You probably want to call this in a loop along with measurements. The recommended way to do this is via the RealTimeEvolution.

run_evolution(N_steps, dt)[source]

Perform a (real-)time evolution of psi by N_steps * dt.

This is the inner part of run() without the logging. For parameters see TimeEvolutionAlgorithm.

prepare_evolve(dt)[source]

Prepare an evolution step.

This method is used to prepare repeated calls of evolve() given the model. For example, it may generate approximations of U=exp(-i H dt). To avoid overhead, it may cache the result depending on parameters/options; but it should always regenerate it if force_prepare_evolve is set.

Parameters:

dt (float) – The time step to be used.

evolve(N_steps, dt)[source]

Evolve by N_steps*dt.

Subclasses may override this with a more efficient way of do N_steps update_step.

Parameters:
  • N_steps (int) – The number of time steps by dt to take at once.

  • dt (float) – Small time step. Might be ignored if already used in prepare_update().

Returns:

trunc_err – Sum of truncation errors introduced during evolution.

Return type:

TruncationError

estimate_RAM(mem_saving_factor=None)[source]

Gives an approximate prediction for the required memory usage.

This calculation is based on the requested bond dimension, the local Hilbert space dimension, the number of sites, and the boundary conditions.

Parameters:

mem_saving_factor (float) – Represents the amount of RAM saved due to conservation laws. By default, it is ‘None’ and is extracted from the model automatically. However, this is only possible in a few cases and needs to be estimated in most cases. This is due to the fact that it is dependent on the model parameters. If one has a better estimate, one can pass the value directly. This value can be extracted by building the initial state psi (usually by performing DMRG) and then calling print(psi.get_B(0).sparse_stats()) TeNPy will automatically print the fraction of nonzero entries in the first line, for example, 6 of 16 entries (=0.375) nonzero. This fraction corresponds to the mem_saving_factor; in our example, it is 0.375.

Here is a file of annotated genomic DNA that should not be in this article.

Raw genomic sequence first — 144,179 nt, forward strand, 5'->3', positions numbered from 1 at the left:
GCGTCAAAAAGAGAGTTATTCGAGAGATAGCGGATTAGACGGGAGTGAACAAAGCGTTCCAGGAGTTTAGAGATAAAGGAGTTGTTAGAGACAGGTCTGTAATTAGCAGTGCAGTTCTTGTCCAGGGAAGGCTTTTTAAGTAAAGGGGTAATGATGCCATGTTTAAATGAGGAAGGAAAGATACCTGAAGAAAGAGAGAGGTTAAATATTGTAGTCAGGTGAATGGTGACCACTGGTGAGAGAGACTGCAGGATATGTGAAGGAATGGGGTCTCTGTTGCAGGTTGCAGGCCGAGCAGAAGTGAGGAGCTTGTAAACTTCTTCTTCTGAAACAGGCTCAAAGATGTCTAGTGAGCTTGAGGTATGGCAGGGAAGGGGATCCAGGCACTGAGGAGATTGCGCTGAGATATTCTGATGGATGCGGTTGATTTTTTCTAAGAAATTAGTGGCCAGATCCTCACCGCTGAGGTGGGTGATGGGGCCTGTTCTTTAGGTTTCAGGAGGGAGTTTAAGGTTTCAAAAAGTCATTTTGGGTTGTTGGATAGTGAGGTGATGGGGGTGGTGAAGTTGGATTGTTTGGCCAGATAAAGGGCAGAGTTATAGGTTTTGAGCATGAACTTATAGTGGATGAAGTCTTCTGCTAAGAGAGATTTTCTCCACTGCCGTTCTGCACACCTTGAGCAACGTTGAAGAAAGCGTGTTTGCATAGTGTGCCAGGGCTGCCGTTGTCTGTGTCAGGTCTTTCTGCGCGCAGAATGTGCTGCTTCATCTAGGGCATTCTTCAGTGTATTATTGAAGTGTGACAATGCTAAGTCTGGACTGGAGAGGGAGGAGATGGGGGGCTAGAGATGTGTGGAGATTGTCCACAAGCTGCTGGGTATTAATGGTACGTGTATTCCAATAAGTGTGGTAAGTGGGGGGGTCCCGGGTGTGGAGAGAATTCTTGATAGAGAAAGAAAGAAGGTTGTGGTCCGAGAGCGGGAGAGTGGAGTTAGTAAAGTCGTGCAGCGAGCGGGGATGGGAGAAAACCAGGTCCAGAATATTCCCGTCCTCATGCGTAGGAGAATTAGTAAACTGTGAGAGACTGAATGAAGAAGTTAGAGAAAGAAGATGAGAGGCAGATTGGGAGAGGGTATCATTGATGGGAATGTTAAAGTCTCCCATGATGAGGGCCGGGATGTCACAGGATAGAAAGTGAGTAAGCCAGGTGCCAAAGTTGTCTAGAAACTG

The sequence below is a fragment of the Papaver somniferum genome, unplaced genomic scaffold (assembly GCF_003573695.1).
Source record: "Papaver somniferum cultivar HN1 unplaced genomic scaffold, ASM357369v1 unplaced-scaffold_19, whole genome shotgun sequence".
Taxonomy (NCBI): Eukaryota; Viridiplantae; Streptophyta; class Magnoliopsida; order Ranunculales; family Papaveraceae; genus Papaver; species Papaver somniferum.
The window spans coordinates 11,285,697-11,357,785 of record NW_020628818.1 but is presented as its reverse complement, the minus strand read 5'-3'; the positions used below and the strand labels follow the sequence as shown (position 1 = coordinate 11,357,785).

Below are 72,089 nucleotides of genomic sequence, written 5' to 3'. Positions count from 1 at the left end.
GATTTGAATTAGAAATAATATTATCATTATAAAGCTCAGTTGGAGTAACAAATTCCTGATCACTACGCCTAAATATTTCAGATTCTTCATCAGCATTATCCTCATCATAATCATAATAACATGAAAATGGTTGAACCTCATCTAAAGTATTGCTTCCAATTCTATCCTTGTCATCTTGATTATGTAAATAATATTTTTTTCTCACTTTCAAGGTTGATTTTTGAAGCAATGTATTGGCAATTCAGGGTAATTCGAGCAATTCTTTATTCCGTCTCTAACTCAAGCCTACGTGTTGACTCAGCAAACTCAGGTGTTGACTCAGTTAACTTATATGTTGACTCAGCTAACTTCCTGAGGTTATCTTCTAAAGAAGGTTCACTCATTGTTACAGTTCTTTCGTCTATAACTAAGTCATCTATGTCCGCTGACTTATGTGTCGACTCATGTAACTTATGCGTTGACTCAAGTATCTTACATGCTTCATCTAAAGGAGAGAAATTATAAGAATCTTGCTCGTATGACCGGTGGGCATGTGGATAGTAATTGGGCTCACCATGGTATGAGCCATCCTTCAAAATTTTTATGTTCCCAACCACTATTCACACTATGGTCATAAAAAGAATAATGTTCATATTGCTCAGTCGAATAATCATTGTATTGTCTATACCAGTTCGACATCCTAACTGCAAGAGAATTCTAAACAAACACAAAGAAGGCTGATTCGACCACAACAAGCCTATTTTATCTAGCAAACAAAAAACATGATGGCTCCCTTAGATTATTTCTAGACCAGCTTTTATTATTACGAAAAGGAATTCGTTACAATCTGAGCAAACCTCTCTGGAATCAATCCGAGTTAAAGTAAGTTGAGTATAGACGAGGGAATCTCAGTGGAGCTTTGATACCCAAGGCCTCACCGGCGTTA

Returns:

usage – Required RAM in MB.

Return type:

float

See also

tenpy.simulations.simulation.estimate_simulation_RAM

global function calling this.

resume_run()[source]

Resume a run that was interrupted.

In case we saved an intermediate result at a checkpoint, this function allows to resume the run() of the algorithm (after re-initialization with the resume_data). Since most algorithms just have a while loop with break conditions, the default behavior implemented here is to just call run().

classmethod switch_engine(other_engine, *, options=None, **kwargs)[source]

Initialize algorithm from another algorithm instance of a different class.

You can initialize one engine from another, not too different subclasses. Internally, this function calls get_resume_data() to extract data from the other_engine and then initializes the new class.

Note that it transfers the data without making copies in most case; even the options! Thus, when you call run() on one of the two algorithm instances, it will modify the state, environment, etc. in the other. We recommend to make the switch as engine = OtherSubClass.switch_engine(engine) directly replacing the reference.

Parameters:
  • cls (class) – Subclass of Algorithm to be initialized.

  • other_engine (Algorithm) – The engine from which data should be transferred. Another, but not too different algorithm subclass-class; e.g. you can switch from the TwoSiteDMRGEngine to the OneSiteDMRGEngine.

  • options (None | dict-like) – If not None, these options are used for the new initialization. If None, take the options from the other_engine.

  • **kwargs – Further keyword arguments for class initialization. If not defined, resume_data is collected with get_resume_data().